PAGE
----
The amendments would have required supplements sold on military bases to be verified by a third-party or comply with Defense Commissary Agency policies for inventory carried by commissaries. In addition, the legislation proposed tracking military personnel’s dietary supplement use and recording adverse events.
According to Mike Greene, vice president of government relations at the Council for Responsible Nutrition (CRN), industry representatives met with legislative offices about why these amendments were problematic, “specifically because they were duplicative and didn’t solve the problems we need solved. Instead they added inappropriate burdens and would have prevented reasonable access to supplements to those in the military.”
He continued, “We know the amendments could be brought up at a later date, and CRN intends to continue building our relationships on the Hill, including keeping the lines of discussion open with Senators Blumenthal and Durbin, and making the case for getting illegal supplements off the market without interfering with the use and sale of legitimate dietary supplements. But for now, we credit this victory to all five trade associations working together to make sure that military access to supplements was not hindered. We’ll also continue to work closely with our colleagues at the other trades to protect the industry and its consumers.”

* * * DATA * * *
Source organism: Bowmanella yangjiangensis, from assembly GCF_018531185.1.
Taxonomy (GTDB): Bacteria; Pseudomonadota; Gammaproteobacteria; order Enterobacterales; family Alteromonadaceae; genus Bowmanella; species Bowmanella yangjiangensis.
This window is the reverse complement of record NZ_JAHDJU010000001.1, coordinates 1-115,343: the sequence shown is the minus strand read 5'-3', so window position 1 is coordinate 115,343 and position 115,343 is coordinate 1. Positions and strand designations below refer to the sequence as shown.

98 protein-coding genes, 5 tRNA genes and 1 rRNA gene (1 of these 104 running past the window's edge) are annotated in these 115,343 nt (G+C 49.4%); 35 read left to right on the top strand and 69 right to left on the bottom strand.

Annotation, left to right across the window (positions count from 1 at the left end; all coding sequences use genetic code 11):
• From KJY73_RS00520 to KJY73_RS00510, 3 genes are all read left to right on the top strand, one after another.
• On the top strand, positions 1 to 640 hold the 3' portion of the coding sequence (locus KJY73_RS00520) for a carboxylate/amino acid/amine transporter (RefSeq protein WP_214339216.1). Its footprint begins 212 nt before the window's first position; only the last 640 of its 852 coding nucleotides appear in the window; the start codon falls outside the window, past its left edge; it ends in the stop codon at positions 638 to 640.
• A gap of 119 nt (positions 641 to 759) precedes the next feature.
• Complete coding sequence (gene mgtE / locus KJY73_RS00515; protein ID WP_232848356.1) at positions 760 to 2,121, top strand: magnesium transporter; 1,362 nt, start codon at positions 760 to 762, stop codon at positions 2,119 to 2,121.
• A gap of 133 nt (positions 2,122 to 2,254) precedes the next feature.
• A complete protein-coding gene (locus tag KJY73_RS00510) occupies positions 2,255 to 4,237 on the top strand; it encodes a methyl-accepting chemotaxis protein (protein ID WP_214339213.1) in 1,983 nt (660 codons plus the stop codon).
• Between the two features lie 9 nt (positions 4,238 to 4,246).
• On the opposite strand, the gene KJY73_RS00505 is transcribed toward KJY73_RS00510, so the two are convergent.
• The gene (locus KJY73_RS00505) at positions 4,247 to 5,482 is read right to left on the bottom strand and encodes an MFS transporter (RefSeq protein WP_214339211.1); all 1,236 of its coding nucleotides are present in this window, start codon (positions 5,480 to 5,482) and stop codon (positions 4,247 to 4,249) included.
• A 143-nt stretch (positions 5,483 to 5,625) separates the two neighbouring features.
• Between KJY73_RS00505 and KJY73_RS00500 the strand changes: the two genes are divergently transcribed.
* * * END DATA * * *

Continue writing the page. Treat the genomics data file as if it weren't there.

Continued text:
Steve Mister, president and CEO of CRN, noted that more than half of U.S. soldiers use dietary supplements, according to a 2010 study published in the American Journal of Clinical Nutrition.
“Like Senators Blumenthal and Durbin, we want our soldiers who choose to take dietary supplements to have access to quality products and to responsibly incorporate them into their health regimens. Dietary supplements provide important benefits to all Americans, and can help soldiers stay in top physical condition. We also share concerns about products containing stimulants such as DMAA and similar ingredients that are illegally marketed both to soldiers and to civilians as dietary supplements.”